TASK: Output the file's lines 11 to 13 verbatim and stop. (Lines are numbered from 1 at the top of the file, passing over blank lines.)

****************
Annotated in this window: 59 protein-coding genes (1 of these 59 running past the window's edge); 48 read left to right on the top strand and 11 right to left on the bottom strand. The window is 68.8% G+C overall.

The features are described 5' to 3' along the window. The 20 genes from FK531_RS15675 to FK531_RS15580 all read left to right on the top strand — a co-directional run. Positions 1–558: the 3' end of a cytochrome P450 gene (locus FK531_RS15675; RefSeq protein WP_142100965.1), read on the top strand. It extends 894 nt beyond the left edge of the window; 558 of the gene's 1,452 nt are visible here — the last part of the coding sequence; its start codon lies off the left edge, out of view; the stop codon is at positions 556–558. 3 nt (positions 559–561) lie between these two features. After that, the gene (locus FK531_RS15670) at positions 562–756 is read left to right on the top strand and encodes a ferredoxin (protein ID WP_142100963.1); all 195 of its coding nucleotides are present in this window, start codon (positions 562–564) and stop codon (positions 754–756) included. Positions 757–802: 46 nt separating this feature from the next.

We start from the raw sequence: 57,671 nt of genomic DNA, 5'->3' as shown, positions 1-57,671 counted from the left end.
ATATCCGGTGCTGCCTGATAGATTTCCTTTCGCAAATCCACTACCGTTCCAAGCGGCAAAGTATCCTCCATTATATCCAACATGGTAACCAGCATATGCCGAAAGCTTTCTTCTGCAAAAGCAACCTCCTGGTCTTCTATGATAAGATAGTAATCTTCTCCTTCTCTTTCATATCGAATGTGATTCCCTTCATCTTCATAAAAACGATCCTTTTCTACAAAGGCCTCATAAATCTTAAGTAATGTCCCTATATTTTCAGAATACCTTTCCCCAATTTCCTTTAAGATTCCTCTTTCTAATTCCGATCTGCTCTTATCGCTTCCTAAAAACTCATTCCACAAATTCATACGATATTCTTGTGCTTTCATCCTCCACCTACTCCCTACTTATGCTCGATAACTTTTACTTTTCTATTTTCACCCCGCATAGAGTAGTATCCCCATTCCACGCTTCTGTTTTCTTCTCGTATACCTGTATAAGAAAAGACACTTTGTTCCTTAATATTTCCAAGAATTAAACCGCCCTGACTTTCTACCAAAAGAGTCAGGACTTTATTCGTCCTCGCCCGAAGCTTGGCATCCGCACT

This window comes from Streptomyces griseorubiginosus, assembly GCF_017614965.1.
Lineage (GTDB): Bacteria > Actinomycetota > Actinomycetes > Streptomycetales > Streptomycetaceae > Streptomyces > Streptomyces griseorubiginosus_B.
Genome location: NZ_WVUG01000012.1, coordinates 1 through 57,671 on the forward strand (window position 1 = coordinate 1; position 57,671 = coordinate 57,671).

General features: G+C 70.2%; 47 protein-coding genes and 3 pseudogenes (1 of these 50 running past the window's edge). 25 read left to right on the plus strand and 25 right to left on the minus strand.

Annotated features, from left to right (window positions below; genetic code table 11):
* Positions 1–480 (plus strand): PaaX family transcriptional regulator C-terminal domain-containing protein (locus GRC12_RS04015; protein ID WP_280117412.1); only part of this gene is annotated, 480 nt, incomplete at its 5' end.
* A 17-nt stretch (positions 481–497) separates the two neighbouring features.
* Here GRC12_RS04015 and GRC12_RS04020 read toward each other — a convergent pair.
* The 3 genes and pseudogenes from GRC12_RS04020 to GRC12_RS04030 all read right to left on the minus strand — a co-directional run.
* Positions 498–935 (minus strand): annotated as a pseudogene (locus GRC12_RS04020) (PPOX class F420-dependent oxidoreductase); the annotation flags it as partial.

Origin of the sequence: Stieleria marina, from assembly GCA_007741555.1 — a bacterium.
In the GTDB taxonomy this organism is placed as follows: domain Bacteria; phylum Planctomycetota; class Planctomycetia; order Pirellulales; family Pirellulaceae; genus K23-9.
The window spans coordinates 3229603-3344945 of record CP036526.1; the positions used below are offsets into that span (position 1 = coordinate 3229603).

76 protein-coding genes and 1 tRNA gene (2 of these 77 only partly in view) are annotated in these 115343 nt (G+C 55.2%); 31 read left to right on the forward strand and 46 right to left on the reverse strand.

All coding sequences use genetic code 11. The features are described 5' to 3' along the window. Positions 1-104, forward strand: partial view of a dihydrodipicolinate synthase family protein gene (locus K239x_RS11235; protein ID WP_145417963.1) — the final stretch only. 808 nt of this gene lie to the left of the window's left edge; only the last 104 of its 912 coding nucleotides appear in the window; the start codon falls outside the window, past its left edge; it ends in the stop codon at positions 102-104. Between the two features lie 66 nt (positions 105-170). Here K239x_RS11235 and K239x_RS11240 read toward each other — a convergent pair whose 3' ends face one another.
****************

* A 17-nt stretch (positions 481–497) separates the two neighbouring features.
* Here GRC12_RS04015 and GRC12_RS04020 read toward each other — a convergent pair.
* The 3 genes and pseudogenes from GRC12_RS04020 to GRC12_RS04030 all read right to left on the minus strand — a co-directional run.